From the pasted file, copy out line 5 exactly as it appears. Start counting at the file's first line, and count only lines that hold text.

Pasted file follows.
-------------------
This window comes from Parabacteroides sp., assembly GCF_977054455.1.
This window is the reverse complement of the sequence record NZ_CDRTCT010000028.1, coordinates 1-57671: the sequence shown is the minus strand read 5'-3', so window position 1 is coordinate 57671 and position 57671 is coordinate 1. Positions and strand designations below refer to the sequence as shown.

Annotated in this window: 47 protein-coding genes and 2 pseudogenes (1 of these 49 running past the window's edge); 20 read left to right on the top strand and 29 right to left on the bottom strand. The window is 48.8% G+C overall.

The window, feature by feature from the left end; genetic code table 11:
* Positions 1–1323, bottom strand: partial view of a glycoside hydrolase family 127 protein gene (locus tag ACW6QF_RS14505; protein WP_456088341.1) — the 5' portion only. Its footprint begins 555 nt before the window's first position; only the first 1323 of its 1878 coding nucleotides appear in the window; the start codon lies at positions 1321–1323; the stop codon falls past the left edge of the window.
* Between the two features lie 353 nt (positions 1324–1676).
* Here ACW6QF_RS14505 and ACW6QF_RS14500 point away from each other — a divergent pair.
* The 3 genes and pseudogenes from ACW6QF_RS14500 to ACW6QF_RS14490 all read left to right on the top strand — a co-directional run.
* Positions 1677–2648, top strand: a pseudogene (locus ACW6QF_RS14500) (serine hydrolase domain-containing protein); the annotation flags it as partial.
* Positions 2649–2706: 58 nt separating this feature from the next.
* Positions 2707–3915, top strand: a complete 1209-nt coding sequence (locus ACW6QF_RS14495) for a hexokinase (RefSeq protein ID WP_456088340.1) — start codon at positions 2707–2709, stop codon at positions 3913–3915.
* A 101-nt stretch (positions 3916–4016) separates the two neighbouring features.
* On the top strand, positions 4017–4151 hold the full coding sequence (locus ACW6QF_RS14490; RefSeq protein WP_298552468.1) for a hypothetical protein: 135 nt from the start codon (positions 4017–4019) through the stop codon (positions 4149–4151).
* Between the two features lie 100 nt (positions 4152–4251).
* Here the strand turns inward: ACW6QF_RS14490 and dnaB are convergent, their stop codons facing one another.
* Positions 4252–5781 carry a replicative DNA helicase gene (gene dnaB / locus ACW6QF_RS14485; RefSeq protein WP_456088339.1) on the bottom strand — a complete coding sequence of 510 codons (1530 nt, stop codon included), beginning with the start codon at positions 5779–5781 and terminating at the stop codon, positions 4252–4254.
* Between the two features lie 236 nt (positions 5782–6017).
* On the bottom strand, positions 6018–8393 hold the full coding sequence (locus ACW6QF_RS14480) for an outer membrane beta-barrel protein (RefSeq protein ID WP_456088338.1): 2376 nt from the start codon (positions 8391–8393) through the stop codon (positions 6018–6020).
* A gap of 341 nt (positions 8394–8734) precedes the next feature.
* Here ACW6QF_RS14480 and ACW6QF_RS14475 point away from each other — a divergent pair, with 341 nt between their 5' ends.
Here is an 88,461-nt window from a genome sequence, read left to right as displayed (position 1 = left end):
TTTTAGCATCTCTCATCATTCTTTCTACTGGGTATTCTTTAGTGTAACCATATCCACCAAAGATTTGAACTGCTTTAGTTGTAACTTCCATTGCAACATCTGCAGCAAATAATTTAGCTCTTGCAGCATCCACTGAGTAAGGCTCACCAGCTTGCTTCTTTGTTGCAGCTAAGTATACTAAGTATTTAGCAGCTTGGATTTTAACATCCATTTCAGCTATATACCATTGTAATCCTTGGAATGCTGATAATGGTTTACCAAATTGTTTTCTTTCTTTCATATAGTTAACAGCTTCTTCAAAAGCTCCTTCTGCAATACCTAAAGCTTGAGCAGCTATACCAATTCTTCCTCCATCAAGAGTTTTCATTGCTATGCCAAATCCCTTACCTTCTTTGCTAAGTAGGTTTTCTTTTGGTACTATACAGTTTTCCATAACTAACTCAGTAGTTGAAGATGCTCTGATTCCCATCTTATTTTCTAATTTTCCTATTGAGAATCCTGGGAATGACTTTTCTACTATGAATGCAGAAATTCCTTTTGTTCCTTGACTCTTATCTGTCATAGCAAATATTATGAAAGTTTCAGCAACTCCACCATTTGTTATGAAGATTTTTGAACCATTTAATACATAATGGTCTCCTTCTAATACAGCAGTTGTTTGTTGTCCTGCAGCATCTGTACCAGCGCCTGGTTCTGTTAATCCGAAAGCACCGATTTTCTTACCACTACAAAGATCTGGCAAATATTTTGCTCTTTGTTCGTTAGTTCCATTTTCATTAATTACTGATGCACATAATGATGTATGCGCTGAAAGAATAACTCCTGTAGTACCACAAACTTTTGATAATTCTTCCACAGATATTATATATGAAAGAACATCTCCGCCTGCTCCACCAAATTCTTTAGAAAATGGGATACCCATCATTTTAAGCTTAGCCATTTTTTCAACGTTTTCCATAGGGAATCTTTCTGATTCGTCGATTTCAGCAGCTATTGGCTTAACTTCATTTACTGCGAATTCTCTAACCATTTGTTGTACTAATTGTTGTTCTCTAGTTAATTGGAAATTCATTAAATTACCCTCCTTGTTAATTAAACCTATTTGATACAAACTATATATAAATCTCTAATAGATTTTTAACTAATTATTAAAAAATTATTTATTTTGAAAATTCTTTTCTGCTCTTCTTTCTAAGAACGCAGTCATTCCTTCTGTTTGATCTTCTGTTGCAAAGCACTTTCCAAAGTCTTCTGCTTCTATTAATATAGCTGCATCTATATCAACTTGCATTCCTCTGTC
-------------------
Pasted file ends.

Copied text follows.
* Positions 1–1323, bottom strand: partial view of a glycoside hydrolase family 127 protein gene (locus tag ACW6QF_RS14505; protein WP_456088341.1) — the 5' portion only. Its footprint begins 555 nt before the window's first position; only the first 1323 of its 1878 coding nucleotides appear in the window; the start codon lies at positions 1321–1323; the stop codon falls past the left edge of the window.